album

Mikelangelo and the Black Sea Gentlemen: Journey Through the Land of Shadows (2005)

Mikelangelo and the Black Sea Gentlemen: Journey Through the Land of ShadowsThis is an older review of mine, presented here for archival purposes. The writing is undoubtedly different to the present, and the review style may differ between publications. Enjoy, if that’s the right word.

Additional note: Jesus, is this a long review. There’s some video throughout to ensure you don’t die before reaching the end. 

Since forming in 2000, Mikelangelo And The Black Sea Gentlemen have been gathering accolades for their superlative, part fairy-tale, part cabaret, part cautionary huckstering live performance. Playing a number of festivals worldwide – including the Edinburgh Fringe Festival – they’ve honed their approach and reeled in punters with an ear for the more curiously strait-laced (in a completely Victorian, bodices-and-waistcoats kind of way) side of the gypsy-folk spectrum. (more…)

Advertisements

Alan Moore and Tim Perkins: Angel Passage (2002)

Alan Moore and Tim Perkins: Angel Passage (re:)This is an older review of mine, presented here for archival purposes. The writing is undoubtedly different to the present, and the review style may differ between publications. Enjoy, if that’s the right word.

Angel Passage is an odd disc. It’s a studio reworking of a performance Moore and Perkins presented as part of the Tygers of Wrath concert, presented at the end of Tate Britain’s William Blake exhibition. And as such, it sits in no-man’s land; it’s not a run-of-the-mill spoken-word album, nor is it a cast-recording album. It’s a weird hybrid, like reading Moore’s meditation on Blake’s life while ghostly music that’s not quite separate floats through the air. Occasionally, it’s problematic — I just want to hear what he’s saying, dammit — but for the most part, it adds a well-judged air of mystery. (more…)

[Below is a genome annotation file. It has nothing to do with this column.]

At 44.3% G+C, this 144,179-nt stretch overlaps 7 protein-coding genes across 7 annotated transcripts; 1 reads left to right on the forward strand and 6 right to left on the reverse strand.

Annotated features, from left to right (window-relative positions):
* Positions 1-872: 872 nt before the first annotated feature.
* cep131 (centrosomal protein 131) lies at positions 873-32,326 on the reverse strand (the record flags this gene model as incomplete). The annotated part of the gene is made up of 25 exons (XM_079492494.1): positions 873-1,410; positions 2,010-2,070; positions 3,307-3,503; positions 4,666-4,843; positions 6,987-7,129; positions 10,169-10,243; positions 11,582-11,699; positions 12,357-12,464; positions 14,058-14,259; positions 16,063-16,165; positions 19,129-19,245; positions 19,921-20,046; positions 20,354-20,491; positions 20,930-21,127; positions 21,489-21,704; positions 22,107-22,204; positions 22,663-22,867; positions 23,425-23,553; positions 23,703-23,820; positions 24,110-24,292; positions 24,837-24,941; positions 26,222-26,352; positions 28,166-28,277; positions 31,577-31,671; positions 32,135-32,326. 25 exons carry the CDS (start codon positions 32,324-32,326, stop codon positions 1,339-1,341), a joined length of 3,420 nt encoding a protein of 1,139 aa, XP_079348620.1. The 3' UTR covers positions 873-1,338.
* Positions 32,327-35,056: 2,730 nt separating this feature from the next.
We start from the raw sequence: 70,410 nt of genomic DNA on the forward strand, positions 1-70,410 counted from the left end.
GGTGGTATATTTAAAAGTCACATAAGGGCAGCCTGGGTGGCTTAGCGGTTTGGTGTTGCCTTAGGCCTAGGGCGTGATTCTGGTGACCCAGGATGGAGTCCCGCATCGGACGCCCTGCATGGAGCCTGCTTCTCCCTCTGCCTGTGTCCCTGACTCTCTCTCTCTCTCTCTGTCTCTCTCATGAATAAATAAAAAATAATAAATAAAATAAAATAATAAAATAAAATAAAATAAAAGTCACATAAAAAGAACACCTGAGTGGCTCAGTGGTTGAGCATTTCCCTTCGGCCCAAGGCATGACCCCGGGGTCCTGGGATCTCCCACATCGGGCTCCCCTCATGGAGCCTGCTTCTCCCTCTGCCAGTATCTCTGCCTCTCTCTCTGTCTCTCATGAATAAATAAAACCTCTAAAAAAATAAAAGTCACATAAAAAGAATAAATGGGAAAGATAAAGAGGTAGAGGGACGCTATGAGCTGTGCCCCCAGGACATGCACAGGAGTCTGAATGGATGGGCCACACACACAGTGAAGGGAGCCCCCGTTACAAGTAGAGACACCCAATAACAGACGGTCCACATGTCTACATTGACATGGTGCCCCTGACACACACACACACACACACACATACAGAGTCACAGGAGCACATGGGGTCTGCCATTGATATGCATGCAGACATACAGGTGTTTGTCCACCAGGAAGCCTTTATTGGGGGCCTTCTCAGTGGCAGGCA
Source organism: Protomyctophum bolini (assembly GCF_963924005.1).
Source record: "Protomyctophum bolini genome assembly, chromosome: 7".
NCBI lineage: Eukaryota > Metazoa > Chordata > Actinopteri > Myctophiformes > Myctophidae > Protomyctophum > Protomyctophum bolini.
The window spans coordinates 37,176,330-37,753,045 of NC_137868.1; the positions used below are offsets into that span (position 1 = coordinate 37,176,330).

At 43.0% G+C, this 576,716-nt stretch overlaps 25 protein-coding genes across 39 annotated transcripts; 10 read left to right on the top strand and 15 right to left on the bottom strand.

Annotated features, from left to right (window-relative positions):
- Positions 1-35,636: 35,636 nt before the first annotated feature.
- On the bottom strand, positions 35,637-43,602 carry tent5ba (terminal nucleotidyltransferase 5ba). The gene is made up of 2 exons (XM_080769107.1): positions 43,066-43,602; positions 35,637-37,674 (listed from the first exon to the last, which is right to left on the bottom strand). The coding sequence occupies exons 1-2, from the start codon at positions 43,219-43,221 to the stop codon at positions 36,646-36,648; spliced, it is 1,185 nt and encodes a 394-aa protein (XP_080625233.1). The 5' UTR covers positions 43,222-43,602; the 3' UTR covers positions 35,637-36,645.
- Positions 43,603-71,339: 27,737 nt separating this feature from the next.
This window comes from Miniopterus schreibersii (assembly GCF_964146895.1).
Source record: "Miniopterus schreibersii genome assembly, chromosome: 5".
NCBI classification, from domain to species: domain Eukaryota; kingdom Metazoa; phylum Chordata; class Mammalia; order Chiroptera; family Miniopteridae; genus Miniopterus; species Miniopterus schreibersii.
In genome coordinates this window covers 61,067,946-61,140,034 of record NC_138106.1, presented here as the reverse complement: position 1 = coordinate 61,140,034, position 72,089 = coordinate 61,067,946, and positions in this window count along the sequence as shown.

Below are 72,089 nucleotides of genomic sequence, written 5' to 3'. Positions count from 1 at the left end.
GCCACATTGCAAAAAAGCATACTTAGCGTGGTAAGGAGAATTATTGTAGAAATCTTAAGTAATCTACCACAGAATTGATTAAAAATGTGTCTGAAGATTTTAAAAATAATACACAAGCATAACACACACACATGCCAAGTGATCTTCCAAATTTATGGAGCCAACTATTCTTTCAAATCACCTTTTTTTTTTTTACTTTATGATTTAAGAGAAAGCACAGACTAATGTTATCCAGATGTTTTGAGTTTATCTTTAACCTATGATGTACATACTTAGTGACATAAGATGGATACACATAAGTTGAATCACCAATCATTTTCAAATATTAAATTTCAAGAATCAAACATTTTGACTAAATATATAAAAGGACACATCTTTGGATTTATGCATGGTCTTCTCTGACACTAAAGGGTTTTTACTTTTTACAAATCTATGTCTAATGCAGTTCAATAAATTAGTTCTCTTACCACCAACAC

It’s a man’s world

You’ll be listening to some Charles Mingus through this – the jazz giant and composer who’s easily as cool as Miles ‘Motherfucker’ Davis – because my dander’s up thanks to this Esquire list. (Also largely because when it comes to sick bass riffs, Mingus is the shit.)

The list – and I’m uncertain how old it is – purports to detail the 75 albums that every man should own. Which in itself is a bit of a shithouse premise, and leads me to assume there must be a list of the 75 albums that every woman should own, and they’re mostly going to be Kate Bush and Ricky Martin.  Because you know, chicks like chick stuff and dudes like dude stuff and you should never cross the streams, as continually evidenced by lists like this other one, which claims that liking synth-pop ensures you’ll never get laid, and what’s wrong with you anyway? (It’s from 2009 but was in the recommended links section, so y’know.)

I suppose Esquire tries to shoot for the Like A Sir market, constructed upon What It Is To Be A Gentleman, closely related to the How To Dress Like You’re In Mad Men and How To Get A Six Pack In A Manner Totally Different To The One We Printed Last Month market, so the sort of scattershot commentary within is to be expected, but I’m pretty surprised at how some of these shake out. (more…)

The Immortal Lee County Killers II: Love Is A Charm Of Powerful Trouble

This is an older review of mine, presented here for archival purposes. The writing is undoubtedly different to the present, and the review style may differ between publications. Enjoy, if that’s the right word. 

Lee County, Alabama, USA. Home to a smooth-talking drummer who looks like he’s taking a brief break from carjacking and a lanky, snap-kicking guitarist who plays a horned axe that looks like it’s got the body of a redback spider. Put ‘em together and you’ve got The Immortal Lee County Killers II. Love Is A Charm Of Powerful Trouble is the band’s second album (discounting an odds-and-sods collection), and it’s also home to the second iteration of the band, too: original drummer Doug “the Boss” Sherrard upped-sticks after the band’s debut disc. The gap – a big one, given the two-man setup of ILCK – was filled by guitarist Chetley “El Cheetah” Yz’s former bandmate J.R.R. Token… and what they’ve created is telepathic blues of the best type: fucked-up and angry.

Oh, and drunk. (more…)